Follow Your Failures.

Conan O’Brien is one of my favorite people that I’ve never met.

Like millions of others, I can claim to have been in the same room as him – and by room, I mean the giant theater at the Palms Resort in Las Vegas. I paid $75 from my part time wages to see Conan at his “Legally Prohibited From Being Funny On Television” tour, proudly displaying my Team Coco shirt. By myself. In the top most upper section. But anyone who wears an imitation knock off of the leather suit worn by Eddie Murphy in “Raw” deserves all my pennies.


I have a feeling if Conan and I did meet, we’d feel incredibly awkward (stranger danger, hello) and crack far too many icebreaker jokes and puns that we’d somehow find ourselves immediately comfortable with one other. After all, we are of the same pale Irish kin. Although Ryan Gosling, Chris Hemsworth, and Johnny Depp are on my top five list, if presented with the opportunity to meet Conan, it wouldn’t just be a fangirl Facebook post of a snapshot photo (or a restraining order from an attempted dry hump) but a weighted moment in time. I’ve been laughing with this guy for nearly half my life, and there are some people who – without knowing them – you just know are of your kind.

He’s the super smart, incredibly funny guy who never lets an awkward moment go unseen. He’s an improv king who has a vast vocabulary and isn’t afraid to use it. He’s also the most pop culturally savvy almost-50 year old who could easily hang with the college scene while shooting the shit with the 30-40 year olds. He’s an everyman, and although he’s found his fame and fortune, he’s remained a regular guy. I don’t bundle him with the Goslings, Hemsworths, or Paltrows. He’s one of us, a normal dude who just so happens to have a television show.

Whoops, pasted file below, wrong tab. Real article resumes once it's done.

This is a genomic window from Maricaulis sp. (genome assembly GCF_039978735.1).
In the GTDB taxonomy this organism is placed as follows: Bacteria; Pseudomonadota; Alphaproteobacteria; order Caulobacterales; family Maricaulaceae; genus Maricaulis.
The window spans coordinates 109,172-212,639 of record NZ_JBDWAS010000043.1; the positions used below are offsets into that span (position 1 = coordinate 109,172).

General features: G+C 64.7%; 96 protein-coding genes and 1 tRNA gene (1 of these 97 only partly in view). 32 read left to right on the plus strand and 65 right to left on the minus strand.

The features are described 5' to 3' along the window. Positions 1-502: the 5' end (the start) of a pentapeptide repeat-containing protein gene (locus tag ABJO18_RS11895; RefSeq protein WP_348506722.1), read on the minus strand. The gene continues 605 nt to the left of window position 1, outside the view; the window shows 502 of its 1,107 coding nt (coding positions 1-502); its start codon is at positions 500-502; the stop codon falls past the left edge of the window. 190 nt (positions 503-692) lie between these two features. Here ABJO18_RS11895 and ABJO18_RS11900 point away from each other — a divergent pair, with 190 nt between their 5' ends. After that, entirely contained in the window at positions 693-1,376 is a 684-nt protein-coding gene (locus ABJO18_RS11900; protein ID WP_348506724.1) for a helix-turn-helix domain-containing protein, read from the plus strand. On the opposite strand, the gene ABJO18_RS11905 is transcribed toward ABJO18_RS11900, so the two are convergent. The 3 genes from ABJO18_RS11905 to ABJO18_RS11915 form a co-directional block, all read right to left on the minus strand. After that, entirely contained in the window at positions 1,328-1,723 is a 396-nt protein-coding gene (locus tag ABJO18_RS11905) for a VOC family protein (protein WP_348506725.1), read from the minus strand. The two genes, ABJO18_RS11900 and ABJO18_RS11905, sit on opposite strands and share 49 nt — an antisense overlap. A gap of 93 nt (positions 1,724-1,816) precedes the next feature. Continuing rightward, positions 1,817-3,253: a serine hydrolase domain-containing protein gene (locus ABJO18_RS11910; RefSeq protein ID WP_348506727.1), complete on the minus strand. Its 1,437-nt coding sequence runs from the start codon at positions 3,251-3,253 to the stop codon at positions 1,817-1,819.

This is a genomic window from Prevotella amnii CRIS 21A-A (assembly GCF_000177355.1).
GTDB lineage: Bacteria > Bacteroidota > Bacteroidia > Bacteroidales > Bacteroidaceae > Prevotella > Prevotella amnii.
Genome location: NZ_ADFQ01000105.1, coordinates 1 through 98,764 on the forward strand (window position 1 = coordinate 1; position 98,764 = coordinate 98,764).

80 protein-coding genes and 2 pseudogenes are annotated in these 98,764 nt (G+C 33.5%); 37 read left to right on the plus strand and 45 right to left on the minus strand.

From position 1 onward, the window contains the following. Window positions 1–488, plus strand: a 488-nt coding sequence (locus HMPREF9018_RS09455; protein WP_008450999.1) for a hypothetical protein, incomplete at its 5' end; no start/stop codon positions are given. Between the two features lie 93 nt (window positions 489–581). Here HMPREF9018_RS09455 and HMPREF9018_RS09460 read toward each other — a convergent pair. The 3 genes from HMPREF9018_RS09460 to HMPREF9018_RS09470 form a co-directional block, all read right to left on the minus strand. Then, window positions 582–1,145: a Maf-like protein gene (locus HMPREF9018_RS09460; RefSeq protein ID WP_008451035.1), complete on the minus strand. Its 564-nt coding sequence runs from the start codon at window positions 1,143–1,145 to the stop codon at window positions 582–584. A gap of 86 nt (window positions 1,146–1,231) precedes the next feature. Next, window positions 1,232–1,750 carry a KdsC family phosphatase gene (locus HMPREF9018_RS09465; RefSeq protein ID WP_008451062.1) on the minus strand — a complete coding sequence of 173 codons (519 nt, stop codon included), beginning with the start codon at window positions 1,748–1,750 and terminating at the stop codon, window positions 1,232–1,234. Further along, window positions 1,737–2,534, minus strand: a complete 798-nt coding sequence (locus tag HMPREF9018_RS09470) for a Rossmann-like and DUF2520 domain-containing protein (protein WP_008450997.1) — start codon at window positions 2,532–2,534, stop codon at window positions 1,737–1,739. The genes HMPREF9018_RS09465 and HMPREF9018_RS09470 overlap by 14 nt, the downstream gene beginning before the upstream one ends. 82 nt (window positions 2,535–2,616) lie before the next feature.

So when Jay Leno took down the everyman, shit got real. I cried for Conan on that last Tonight Show, because he took one for the team. The uptight older guy pulled the rug out from under our Lego-building, wand-waving, hobbit-loving, pun-wielding, nerdtastic feet. But Conan brought to life that cliche about falling and getting back up – my favorite version in which came from Rocky Balboa:

“It ain’t how hard you hit; it’s about how hard you can get hit, and keep moving forward. How much you can take, and keep moving forward. That’s how winning is done.”

Conan got fucking rocked. If there was ever anyone who got screwed by the pooch in the entertainment industry, it’s him. But Conan said himself, not everyone gets exactly what they want.

And that’s what he told the lucky bastards at Dartmouth last year when he was asked be their 2011 Commencement guest speaker. I hate you, Dartmouth. Just needed to get that out of the way.

Conan gave one of the greatest speeches on planet earth with a surprisingly rich and inspirational message. He took his own shortcomings and told all those graduates that disappointments are inevitable, but not defining. I’ll let his words do the rest.

It’s okay to be afraid of failure, but don’t let failure cloud your head devaluing your full potential. Shit happens, and for all you know, failure was your greatest moment. Take it from Conan, he has reached new levels of comedy gold because he picked himself up and had to figure out something else to do with his talents. Boom.


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